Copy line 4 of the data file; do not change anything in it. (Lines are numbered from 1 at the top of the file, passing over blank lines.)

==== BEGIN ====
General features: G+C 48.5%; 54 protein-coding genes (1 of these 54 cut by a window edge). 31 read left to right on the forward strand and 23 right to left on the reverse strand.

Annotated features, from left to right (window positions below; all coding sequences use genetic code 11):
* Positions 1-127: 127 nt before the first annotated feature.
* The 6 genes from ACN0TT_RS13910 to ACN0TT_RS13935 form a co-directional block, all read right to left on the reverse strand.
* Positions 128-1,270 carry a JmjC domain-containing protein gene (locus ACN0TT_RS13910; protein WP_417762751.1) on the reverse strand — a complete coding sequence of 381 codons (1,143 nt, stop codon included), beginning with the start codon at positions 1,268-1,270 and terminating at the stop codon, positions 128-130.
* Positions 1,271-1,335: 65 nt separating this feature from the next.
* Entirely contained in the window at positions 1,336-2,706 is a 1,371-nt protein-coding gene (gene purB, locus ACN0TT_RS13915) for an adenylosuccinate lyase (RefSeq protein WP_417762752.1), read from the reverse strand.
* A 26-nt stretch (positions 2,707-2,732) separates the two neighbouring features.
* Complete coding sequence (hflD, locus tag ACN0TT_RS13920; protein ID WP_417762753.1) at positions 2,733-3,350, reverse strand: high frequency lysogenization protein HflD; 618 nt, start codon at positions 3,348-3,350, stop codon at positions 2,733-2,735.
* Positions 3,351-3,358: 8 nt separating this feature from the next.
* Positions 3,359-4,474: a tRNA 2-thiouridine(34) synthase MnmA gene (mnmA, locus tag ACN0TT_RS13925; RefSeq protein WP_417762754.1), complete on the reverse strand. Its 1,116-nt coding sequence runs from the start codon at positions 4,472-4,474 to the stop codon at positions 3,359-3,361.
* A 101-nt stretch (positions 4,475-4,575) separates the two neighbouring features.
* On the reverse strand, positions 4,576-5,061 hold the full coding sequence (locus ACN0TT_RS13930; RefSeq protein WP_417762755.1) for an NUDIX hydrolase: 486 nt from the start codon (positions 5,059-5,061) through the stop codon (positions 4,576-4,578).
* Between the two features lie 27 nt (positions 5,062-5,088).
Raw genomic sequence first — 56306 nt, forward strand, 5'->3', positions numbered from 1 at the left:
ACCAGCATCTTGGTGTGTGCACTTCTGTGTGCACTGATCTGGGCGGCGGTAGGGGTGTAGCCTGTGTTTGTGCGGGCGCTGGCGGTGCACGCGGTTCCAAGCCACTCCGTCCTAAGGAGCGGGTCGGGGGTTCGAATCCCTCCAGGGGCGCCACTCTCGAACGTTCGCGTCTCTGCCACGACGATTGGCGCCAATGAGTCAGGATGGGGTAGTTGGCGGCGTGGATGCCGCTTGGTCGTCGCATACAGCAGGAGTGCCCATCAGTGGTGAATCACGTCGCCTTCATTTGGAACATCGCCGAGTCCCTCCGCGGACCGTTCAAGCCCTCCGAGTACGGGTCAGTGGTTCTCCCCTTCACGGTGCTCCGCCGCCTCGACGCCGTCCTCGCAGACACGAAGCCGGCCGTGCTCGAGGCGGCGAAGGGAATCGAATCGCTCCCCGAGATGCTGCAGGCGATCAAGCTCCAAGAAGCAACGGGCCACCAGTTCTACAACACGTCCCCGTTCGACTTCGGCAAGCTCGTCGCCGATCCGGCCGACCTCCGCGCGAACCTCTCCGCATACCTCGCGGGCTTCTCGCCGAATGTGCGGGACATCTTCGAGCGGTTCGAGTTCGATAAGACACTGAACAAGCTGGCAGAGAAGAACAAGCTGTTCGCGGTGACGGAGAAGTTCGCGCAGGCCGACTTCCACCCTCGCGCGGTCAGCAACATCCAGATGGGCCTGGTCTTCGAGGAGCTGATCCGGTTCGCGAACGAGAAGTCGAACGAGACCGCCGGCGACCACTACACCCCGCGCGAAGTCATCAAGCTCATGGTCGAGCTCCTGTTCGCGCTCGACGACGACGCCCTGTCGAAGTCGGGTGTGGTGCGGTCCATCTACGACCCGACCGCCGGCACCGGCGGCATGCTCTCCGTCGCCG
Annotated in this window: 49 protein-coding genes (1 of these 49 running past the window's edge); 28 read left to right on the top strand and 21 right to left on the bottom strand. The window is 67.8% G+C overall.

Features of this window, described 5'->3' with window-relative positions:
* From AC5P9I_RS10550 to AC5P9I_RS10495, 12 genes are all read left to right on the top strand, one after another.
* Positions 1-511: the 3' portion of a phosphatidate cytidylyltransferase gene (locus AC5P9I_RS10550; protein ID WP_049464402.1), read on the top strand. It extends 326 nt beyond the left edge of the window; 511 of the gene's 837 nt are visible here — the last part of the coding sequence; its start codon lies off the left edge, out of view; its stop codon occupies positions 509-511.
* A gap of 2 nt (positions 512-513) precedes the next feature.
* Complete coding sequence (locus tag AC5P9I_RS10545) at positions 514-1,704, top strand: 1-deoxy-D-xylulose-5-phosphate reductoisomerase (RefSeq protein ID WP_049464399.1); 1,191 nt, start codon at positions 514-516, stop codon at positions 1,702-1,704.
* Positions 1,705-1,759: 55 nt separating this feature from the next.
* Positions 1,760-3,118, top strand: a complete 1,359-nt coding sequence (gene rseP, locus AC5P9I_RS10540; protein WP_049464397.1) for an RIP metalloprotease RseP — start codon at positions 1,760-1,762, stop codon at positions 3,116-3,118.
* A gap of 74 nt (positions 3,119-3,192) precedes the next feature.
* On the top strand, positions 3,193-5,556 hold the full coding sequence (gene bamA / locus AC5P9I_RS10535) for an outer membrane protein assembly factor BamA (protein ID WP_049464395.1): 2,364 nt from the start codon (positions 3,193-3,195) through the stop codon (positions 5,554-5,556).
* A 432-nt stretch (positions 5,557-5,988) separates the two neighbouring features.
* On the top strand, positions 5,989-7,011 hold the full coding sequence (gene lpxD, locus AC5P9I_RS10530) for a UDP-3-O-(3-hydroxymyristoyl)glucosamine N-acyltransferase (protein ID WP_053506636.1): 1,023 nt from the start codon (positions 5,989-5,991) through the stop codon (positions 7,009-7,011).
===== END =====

* The 6 genes from ACN0TT_RS13910 to ACN0TT_RS13935 form a co-directional block, all read right to left on the reverse strand.